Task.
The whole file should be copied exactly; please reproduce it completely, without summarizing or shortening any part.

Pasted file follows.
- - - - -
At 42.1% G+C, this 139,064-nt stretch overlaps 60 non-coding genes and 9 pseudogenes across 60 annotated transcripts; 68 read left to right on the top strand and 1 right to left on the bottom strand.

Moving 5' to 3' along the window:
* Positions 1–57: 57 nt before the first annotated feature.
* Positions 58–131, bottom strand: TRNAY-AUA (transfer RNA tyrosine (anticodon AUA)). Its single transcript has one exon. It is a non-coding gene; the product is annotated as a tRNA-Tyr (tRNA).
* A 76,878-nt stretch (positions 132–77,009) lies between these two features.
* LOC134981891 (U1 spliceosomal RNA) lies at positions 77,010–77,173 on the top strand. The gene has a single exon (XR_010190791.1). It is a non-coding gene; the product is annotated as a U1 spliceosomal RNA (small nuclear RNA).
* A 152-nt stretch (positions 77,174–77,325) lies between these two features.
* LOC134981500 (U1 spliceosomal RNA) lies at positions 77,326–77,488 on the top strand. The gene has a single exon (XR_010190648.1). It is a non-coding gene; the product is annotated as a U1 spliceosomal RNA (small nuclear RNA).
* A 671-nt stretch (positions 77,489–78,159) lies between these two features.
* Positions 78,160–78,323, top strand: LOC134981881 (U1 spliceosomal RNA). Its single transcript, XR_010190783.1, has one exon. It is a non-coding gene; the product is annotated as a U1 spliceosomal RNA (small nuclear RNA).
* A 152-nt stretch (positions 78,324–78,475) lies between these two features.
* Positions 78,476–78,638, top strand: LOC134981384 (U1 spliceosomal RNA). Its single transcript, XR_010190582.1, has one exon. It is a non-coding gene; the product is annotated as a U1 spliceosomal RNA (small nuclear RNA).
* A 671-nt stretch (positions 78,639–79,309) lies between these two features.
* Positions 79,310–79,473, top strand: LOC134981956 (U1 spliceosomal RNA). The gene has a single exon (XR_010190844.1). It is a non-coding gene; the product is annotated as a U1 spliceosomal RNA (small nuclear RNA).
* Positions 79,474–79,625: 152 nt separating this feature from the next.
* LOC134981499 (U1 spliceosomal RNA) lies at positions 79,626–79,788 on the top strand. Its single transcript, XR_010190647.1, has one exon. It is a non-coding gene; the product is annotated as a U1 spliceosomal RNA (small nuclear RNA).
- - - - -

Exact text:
At 42.1% G+C, this 139,064-nt stretch overlaps 60 non-coding genes and 9 pseudogenes across 60 annotated transcripts; 68 read left to right on the top strand and 1 right to left on the bottom strand.

Moving 5' to 3' along the window:
* Positions 1–57: 57 nt before the first annotated feature.
* Positions 58–131, bottom strand: TRNAY-AUA (transfer RNA tyrosine (anticodon AUA)). Its single transcript has one exon. It is a non-coding gene; the product is annotated as a tRNA-Tyr (tRNA).
* A 76,878-nt stretch (positions 132–77,009) lies between these two features.
* LOC134981891 (U1 spliceosomal RNA) lies at positions 77,010–77,173 on the top strand. The gene has a single exon (XR_010190791.1). It is a non-coding gene; the product is annotated as a U1 spliceosomal RNA (small nuclear RNA).
* A 152-nt stretch (positions 77,174–77,325) lies between these two features.
* LOC134981500 (U1 spliceosomal RNA) lies at positions 77,326–77,488 on the top strand. The gene has a single exon (XR_010190648.1). It is a non-coding gene; the product is annotated as a U1 spliceosomal RNA (small nuclear RNA).
* A 671-nt stretch (positions 77,489–78,159) lies between these two features.
* Positions 78,160–78,323, top strand: LOC134981881 (U1 spliceosomal RNA). Its single transcript, XR_010190783.1, has one exon. It is a non-coding gene; the product is annotated as a U1 spliceosomal RNA (small nuclear RNA).
* A 152-nt stretch (positions 78,324–78,475) lies between these two features.
* Positions 78,476–78,638, top strand: LOC134981384 (U1 spliceosomal RNA). Its single transcript, XR_010190582.1, has one exon. It is a non-coding gene; the product is annotated as a U1 spliceosomal RNA (small nuclear RNA).
* A 671-nt stretch (positions 78,639–79,309) lies between these two features.
* Positions 79,310–79,473, top strand: LOC134981956 (U1 spliceosomal RNA). The gene has a single exon (XR_010190844.1). It is a non-coding gene; the product is annotated as a U1 spliceosomal RNA (small nuclear RNA).
* Positions 79,474–79,625: 152 nt separating this feature from the next.
* LOC134981499 (U1 spliceosomal RNA) lies at positions 79,626–79,788 on the top strand. Its single transcript, XR_010190647.1, has one exon. It is a non-coding gene; the product is annotated as a U1 spliceosomal RNA (small nuclear RNA).